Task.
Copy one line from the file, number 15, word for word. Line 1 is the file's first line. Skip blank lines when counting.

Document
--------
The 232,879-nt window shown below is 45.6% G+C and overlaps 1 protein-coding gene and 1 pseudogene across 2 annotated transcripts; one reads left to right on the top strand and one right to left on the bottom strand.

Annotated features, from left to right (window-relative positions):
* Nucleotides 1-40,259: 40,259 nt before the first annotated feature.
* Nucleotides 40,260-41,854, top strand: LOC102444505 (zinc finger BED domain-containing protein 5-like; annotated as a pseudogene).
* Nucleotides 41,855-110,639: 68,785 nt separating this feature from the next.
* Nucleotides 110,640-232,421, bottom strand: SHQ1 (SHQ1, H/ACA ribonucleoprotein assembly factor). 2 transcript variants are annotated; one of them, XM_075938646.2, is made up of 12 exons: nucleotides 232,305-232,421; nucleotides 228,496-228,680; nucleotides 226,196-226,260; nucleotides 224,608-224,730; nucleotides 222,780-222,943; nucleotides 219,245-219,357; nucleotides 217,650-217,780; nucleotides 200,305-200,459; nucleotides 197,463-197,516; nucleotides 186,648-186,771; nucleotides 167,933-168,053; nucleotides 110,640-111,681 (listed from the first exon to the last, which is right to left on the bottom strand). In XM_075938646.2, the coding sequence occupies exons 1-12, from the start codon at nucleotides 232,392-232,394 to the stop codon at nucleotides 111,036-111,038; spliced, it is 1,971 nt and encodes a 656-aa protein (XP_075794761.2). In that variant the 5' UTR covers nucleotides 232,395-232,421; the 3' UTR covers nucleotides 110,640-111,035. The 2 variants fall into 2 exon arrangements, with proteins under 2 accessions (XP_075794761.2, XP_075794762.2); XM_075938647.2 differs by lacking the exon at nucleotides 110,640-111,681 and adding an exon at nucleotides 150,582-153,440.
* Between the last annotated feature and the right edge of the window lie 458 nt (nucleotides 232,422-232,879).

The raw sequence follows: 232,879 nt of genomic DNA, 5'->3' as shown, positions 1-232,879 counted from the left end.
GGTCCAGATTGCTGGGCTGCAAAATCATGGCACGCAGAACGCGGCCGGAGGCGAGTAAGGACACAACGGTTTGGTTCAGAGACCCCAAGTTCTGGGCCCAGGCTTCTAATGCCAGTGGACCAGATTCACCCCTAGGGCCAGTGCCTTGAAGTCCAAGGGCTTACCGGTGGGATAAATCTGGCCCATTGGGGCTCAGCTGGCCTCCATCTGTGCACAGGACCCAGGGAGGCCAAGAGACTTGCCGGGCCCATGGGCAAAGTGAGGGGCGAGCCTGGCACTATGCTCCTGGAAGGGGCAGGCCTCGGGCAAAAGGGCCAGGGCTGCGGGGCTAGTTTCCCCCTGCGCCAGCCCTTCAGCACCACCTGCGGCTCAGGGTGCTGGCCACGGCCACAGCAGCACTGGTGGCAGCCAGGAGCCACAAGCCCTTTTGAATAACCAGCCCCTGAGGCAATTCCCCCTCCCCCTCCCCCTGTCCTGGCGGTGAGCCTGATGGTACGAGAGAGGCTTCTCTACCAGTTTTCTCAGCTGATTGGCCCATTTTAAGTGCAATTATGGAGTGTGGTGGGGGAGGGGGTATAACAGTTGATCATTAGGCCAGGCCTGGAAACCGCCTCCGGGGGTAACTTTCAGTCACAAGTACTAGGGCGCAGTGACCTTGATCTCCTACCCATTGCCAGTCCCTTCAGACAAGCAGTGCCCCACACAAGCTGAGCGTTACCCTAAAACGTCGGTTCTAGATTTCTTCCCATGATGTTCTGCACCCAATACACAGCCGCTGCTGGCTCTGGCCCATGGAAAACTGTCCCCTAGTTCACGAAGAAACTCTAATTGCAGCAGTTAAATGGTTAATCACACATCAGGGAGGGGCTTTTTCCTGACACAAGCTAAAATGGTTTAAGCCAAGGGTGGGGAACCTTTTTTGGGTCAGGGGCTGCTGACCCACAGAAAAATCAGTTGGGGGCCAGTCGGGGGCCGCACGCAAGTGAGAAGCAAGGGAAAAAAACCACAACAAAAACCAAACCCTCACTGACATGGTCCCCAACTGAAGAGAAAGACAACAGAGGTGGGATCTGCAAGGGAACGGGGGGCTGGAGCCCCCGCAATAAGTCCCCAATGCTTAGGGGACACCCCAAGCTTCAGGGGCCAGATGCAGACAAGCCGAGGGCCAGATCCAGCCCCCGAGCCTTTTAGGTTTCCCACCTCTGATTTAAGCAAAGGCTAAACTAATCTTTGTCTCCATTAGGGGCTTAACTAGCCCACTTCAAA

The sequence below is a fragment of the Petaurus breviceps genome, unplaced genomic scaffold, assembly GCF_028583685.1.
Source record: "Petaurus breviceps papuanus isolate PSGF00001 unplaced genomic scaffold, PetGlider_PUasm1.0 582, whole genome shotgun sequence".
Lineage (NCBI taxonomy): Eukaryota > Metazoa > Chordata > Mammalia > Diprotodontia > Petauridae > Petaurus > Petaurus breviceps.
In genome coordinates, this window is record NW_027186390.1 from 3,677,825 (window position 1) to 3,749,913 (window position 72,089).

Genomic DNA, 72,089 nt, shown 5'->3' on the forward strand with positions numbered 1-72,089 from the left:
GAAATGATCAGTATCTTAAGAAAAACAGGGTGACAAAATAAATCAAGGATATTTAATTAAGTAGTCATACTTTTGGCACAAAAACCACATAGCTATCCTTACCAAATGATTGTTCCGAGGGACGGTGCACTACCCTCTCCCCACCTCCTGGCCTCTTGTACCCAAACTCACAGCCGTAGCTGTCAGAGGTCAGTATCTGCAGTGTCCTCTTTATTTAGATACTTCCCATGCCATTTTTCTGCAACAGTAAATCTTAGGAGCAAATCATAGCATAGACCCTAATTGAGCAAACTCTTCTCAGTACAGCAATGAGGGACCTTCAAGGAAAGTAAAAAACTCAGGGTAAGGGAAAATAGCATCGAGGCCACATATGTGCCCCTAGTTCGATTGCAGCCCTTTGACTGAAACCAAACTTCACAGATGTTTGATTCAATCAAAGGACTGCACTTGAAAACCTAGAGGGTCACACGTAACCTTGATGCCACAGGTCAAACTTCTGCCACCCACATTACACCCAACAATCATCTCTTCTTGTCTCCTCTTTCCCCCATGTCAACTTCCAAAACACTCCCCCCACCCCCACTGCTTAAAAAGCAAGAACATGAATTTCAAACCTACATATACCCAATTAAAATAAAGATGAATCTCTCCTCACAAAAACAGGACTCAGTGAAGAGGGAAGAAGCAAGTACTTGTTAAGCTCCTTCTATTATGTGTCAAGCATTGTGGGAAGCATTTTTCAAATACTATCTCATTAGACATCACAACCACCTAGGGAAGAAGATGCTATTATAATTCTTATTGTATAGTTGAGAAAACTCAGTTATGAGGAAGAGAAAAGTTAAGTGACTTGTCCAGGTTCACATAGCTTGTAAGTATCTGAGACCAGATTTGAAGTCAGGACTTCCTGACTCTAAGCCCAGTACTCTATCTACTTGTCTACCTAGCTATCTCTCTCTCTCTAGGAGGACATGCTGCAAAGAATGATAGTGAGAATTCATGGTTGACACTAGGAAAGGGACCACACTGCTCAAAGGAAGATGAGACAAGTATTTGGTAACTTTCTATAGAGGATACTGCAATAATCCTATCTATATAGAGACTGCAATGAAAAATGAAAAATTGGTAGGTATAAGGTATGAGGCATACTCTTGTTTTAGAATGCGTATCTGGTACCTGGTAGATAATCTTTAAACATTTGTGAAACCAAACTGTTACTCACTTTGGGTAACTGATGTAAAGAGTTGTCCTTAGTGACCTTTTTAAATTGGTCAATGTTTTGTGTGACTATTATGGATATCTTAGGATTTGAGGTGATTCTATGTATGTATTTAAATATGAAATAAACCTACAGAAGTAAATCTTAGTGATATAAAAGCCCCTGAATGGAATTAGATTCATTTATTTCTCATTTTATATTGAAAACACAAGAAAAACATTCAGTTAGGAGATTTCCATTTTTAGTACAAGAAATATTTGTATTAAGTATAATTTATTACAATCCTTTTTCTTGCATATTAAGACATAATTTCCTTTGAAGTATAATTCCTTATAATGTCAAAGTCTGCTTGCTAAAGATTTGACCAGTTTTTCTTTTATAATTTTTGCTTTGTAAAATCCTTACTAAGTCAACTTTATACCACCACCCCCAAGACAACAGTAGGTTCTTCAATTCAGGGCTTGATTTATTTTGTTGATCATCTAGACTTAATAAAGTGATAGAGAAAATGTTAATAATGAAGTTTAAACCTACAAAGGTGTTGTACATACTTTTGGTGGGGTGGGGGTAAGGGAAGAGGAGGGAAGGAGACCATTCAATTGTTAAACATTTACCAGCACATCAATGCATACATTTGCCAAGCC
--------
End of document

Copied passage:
GAAATGATCAGTATCTTAAGAAAAACAGGGTGACAAAATAAATCAAGGATATTTAATTAAGTAGTCATACTTTTGGCACAAAAACCACATAGCTATCCTTACCAAATGATTGTTCCGAGGGACGGTGCACTACCCTCTCCCCACCTCCTGGCCTCTTGTACCCAAACTCACAGCCGTAGCTGTCAGAGGTCAGTATCTGCAGTGTCCTCTTTATTTAGATACTTCCCATGCCATTTTTCTGCAACAGTAAATCTTAGGAGCAAATCATAGCATAGACCCTAATTGAGCAAACTCTTCTCAGTACAGCAATGAGGGACCTTCAAGGAAAGTAAAAAACTCAGGGTAAGGGAAAATAGCATCGAGGCCACATATGTGCCCCTAGTTCGATTGCAGCCCTTTGACTGAAACCAAACTTCACAGATGTTTGATTCAATCAAAGGACTGCACTTGAAAACCTAGAGGGTCACACGTAACCTTGATGCCACAGGTCAAACTTCTGCCACCCACATTACACCCAACAATCATCTCTTCTTGTCTCCTCTTTCCCCCATGTCAACTTCCAAAACACTCCCCCCACCCCCACTGCTTAAAAAGCAAGAACATGAATTTCAAACCTACATATACCCAATTAAAATAAAGATGAATCTCTCCTCACAAAAACAGGACTCAGTGAAGAGGGAAGAAGCAAGTACTTGTTAAGCTCCTTCTATTATGTGTCAAGCATTGTGGGAAGCATTTTTCAAATACTATCTCATTAGACATCACAACCACCTAGGGAAGAAGATGCTATTATAATTCTTATTGTATAGTTGAGAAAACTCAGTTATGAGGAAGAGAAAAGTTAAGTGACTTGTCCAGGTTCACATAGCTTGTAAGTATCTGAGACCAGATTTGAAGTCAGGACTTCCTGACTCTAAGCCCAGTACTCTATCTACTTGTCTACCTAGCTATCTCTCTCTCTCTAGGAGGACATGCTGCAAAGAATGATAGTGAGAATTCATGGTTGACACTAGGAAAGGGACCACACTGCTCAAAGGAAGATGAGACAAGTATTTGGTAACTTTCTATAGAGGATACTGCAATAATCCTATCTATATAGAGACTGCAATGAAAAATGAAAAATTGGTAGGTATAAGGTATGAGGCATACTCTTGTTTTAGAATGCGTATCTGGTACCTGGTAGATAATCTTTAAACATTTGTGAAACCAAACTGTTACTCACTTTGGGTAACTGATGTAAAGAGTTGTCCTTAGTGACCTTTTTAAATTGGTCAATGTTTTGTGTGACTATTATGGATATCTTAGGATTTGAGGTGATTCTATGTATGTATTTAAATATGAAATAAACCTACAGAAGTAAATCTTAGTGATATAAAAGCCCCTGAATGGAATTAGATTCATTTATTTCTCATTTTATATTGAAAACACAAGAAAAACATTCAGTTAGGAGATTTCCATTTTTAGTACAAGAAATATTTGTATTAAGTATAATTTATTACAATCCTTTTTCTTGCATATTAAGACATAATTTCCTTTGAAGTATAATTCCTTATAATGTCAAAGTCTGCTTGCTAAAGATTTGACCAGTTTTTCTTTTATAATTTTTGCTTTGTAAAATCCTTACTAAGTCAACTTTATACCACCACCCCCAAGACAACAGTAGGTTCTTCAATTCAGGGCTTGATTTATTTTGTTGATCATCTAGACTTAATAAAGTGATAGAGAAAATGTTAATAATGAAGTTTAAACCTACAAAGGTGTTGTACATACTTTTGGTGGGGTGGGGGTAAGGGAAGAGGAGGGAAGGAGACCATTCAATTGTTAAACATTTACCAGCACATCAATGCATACATTTGCCAAGCC